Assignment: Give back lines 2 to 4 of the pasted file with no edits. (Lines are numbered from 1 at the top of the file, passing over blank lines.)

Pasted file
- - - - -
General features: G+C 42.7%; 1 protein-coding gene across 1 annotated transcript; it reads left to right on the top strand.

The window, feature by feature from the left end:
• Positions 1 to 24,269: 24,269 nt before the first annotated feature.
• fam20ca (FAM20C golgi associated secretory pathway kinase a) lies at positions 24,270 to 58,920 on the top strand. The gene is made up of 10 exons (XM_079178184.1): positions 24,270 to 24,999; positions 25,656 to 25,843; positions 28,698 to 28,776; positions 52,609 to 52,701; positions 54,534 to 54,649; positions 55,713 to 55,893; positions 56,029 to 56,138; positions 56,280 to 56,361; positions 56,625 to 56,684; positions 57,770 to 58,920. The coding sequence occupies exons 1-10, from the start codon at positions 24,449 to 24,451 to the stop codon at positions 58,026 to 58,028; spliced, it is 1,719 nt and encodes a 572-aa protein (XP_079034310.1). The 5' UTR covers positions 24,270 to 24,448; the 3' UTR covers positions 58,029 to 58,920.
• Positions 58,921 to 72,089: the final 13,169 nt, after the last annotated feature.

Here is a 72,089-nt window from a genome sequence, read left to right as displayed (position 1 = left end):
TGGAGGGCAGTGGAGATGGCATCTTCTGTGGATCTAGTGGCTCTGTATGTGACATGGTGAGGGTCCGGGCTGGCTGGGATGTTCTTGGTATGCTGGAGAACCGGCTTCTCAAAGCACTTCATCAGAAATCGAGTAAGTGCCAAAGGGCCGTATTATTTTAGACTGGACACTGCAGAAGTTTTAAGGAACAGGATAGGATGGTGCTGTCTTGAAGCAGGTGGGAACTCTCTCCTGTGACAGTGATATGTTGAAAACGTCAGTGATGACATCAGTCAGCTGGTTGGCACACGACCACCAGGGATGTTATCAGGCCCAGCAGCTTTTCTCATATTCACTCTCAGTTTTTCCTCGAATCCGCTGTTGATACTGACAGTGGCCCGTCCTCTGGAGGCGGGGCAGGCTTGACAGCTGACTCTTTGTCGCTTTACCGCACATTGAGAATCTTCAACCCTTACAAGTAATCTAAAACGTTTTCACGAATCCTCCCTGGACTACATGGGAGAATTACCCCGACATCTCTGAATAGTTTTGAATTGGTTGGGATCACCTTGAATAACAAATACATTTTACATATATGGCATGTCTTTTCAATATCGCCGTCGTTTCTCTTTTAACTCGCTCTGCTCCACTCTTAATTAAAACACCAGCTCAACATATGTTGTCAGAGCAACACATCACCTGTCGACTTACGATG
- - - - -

The window, feature by feature from the left end:
• Positions 1 to 24,269: 24,269 nt before the first annotated feature.
• fam20ca (FAM20C golgi associated secretory pathway kinase a) lies at positions 24,270 to 58,920 on the top strand. The gene is made up of 10 exons (XM_079178184.1): positions 24,270 to 24,999; positions 25,656 to 25,843; positions 28,698 to 28,776; positions 52,609 to 52,701; positions 54,534 to 54,649; positions 55,713 to 55,893; positions 56,029 to 56,138; positions 56,280 to 56,361; positions 56,625 to 56,684; positions 57,770 to 58,920. The coding sequence occupies exons 1-10, from the start codon at positions 24,449 to 24,451 to the stop codon at positions 58,026 to 58,028; spliced, it is 1,719 nt and encodes a 572-aa protein (XP_079034310.1). The 5' UTR covers positions 24,270 to 24,448; the 3' UTR covers positions 58,029 to 58,920.